Bill also did two complete restorations of his own. The first is a 1946 IFR-equipped Aeronca Champ, which won Best Custom Classic at EAA Oshkosh in 1981. He recently completed a custom Aeronca Champ, NC1890E- which included a McDowell hand starter- with 22 field approvals (The McDowell was standard on the Chief, and there were factory drawings to add it to a Champ). This airplane won Outstanding Aeronca Champ in 2003 in Oshkosh, Grand Champion and the People’s Choice Award at the National Aeronca Association Convention in 2004, and Best Custom Classic at Sentimental Journey in 2007. Bill said he has no trouble getting field approvals, since he does lots of research and is well acquainted with the very experienced FAA personnel in the Baltimore Flight Standards District Office (FSDO).

To supplement his various interests, Bill is a voracious reader. His favorite book is Mark’s Standard Handbook for Mechanical Engineers. He subscribes to several magazines, including Invention & Technology, and said he can’t wait to get each issue every three months. He also prefers QST and CQ magazines, as he feels they’re the best electronics and ham radio operator magazines.

Weather has interested Bill since childhood, and he enjoys Weatherwise magazine. He has been keeping weather recordings for almost 50 years, first recording them on a calendar and now in a sophisticated computerized system. For about the past 15 years, has been charting date and time, wind speed, direction, temperature, and barometric pressure every day, and the paper in his recording device needs to be refilled only every 18 months. He submits a B-91 report to the Baltimore/Washington U.S. Weather Bureau Forecast Office by computer every day and mails a hard copy every month.

If you are interested in original pre- and postwar Aeronca factory drawings, Bill has more than 5,000 of them in his personal filing cabinets. Many are replacements sent to Bill after a devastating flood wiped out his original collection. People from all over the United States thought so highly of Bill, they didn’t hesitate to make copies of their drawings and send them to him.

Bill has recently been awarded both the FAA’s Charles Taylor Master Mechanic Award and the FAA’s Wright Brothers Master Pilot award for 50 years of active flight without an accident. He is the first West Virginian to receive both awards. He was also recently awarded the Distinguished Mountaineer Award by West Virginia Governor Joe Manchin and was inducted into the Keyser High School Legion of Honor in 2000. A lifetime member of the Silver Wings fraternity, he has also found time to become a deacon of the Keyser Presbyterian Church, a past master of Davis Lodge No. 51 AF and AM, and past patron of Alkire Chapter 10, Order of the Eastern Star. Bill is also an EAA technical counselor and an EAA flight advisor.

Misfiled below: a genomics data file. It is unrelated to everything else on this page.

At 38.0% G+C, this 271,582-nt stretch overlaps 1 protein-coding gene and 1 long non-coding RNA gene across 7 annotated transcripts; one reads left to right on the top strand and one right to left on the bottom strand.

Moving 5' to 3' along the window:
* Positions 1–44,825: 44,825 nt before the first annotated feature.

We would need a short story- no, a book- to tell of all of the accomplishments of this truly outstanding aviator, maintenance technician, restorer, shortwave radio guru, weather expert, and electronics expert. The next time you want to know anything about an Aeronca, or just about any other antique or classic aircraft, call Bill Pancake!

When asked how long he intends to keep traveling to Oshkosh and enter airplanes for judging, he said, “As long as I am physically able, I will look forward to going every year.”

Bill’s wife, Saunie, said Bill is always ready to lend a helping hand to his neighbors to fix broken things, and it doesn’t stop with airplanes. “The Bill you see in Oshkosh is the Bill I see every day; he is something special.” Bill said that his primary concern with any airplane is to keep it safe, flying, and legal.

Oh, one more thing you should know: if you are ever invited to stay at the Pancake home overnight, beware. Just when you are ready for sleep and you turn out the bedroom lights, in about a minute, they will come back on. You get up and turn them off again, and presto, they come on again in another minute. You guessed it: Bill is in the other room turning them on again and again from a remote panel in his room! I hope he never grows up!

Written by Dave Clark